“There’s more that we don’t know about fermentation than we do know, and it’s a wonderfully complex world,” says Brian LaPlante, a fellow Minnesotan and owner of Back When Foods.
LaPlante and his wife began making their own sourdough with ancient grains from his brother’s farm when LaPlante’s son began experiencing digestive problems. By incorporating sourdough and other fermented foods into his diet, his son’s health dramatically improved. LaPlante started his business Back When Foods that develops slow food with less processing – and hooked up with Anderson and Annor to help with their research. LaPlante provided the dough samples of varying ferment times that the UofM analyzed for their study.
“When you have fermented food in your diet, it has a profound impact on your microbiome,” he adds. “And I think that will be the trend, is food will become your medicine again.”
A new study published in Nature reveals some new insight into the gut-to-brain pathway. Certain bacteria types boost our desire to exercise.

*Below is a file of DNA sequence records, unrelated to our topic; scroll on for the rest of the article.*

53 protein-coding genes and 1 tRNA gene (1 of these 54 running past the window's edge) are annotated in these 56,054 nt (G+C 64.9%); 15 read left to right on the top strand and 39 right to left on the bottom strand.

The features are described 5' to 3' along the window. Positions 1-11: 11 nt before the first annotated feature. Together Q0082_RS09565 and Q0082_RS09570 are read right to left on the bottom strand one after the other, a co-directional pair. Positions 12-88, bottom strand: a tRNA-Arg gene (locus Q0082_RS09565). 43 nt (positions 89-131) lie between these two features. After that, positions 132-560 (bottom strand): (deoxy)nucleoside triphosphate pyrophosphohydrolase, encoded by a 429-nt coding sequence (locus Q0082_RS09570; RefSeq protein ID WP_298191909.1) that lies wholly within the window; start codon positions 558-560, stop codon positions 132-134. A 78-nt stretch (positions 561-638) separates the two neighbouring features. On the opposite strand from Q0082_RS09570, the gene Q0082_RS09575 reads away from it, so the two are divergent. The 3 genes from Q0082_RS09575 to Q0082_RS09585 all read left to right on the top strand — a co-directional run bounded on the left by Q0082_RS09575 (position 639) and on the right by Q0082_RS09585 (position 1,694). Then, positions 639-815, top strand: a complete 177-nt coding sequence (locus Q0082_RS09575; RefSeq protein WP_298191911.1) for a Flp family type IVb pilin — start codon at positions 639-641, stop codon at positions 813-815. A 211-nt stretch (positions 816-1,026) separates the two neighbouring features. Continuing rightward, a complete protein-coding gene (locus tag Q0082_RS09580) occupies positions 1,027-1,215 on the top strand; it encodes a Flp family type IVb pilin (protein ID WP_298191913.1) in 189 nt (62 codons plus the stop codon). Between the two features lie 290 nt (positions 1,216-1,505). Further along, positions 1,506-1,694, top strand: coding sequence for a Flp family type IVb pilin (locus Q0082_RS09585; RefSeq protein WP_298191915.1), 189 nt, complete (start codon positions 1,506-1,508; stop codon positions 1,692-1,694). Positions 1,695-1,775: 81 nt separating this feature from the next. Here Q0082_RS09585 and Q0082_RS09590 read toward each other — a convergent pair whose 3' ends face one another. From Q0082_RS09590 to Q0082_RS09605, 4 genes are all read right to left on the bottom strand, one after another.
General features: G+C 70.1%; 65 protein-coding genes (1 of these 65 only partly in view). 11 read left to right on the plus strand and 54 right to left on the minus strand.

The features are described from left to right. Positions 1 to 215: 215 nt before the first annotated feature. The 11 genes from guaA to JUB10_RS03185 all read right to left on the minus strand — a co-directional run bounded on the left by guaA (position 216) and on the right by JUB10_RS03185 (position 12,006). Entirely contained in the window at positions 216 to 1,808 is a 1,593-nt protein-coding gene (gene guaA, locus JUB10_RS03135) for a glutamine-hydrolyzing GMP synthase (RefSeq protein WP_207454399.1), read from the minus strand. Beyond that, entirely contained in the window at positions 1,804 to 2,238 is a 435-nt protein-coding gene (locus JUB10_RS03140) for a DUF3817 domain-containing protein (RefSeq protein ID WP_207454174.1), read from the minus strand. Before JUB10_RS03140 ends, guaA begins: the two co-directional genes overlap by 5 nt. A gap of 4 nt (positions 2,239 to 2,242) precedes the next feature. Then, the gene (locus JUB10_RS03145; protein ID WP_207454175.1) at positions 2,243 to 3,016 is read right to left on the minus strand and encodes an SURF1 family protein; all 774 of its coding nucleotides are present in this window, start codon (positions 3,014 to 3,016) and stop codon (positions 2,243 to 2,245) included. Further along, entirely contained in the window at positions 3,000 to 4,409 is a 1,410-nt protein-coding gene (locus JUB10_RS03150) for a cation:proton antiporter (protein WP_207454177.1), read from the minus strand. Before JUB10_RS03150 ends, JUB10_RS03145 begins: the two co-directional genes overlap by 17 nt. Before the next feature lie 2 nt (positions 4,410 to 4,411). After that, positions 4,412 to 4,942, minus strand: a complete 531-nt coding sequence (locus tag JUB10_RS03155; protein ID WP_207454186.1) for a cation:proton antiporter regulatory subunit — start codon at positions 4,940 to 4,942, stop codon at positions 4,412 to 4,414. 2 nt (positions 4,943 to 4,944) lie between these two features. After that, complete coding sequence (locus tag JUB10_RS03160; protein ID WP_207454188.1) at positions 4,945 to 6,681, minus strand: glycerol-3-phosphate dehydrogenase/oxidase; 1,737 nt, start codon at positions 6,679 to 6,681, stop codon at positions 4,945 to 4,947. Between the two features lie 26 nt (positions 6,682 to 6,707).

The study, performed on mice by researchers at the University of Pennsylvania, found differences in running performance based on the presence of gut bacterial species Eubacterium rectale and Coprococcus eutactus in the higher-performing mice. The metabolites known as fatty acid amides that the bacteria produce stimulate the sensory nerves in the gut, enhancing activity in the motivation-controlling region of the brain.
“If we can confirm the presence of a similar pathway in humans, it could offer an effective way to boost people’s levels of exercise to improve public health generally,” says Christoph Thaiss, PhD, an assistant professor of microbiology at Penn Medicine and a senior study author.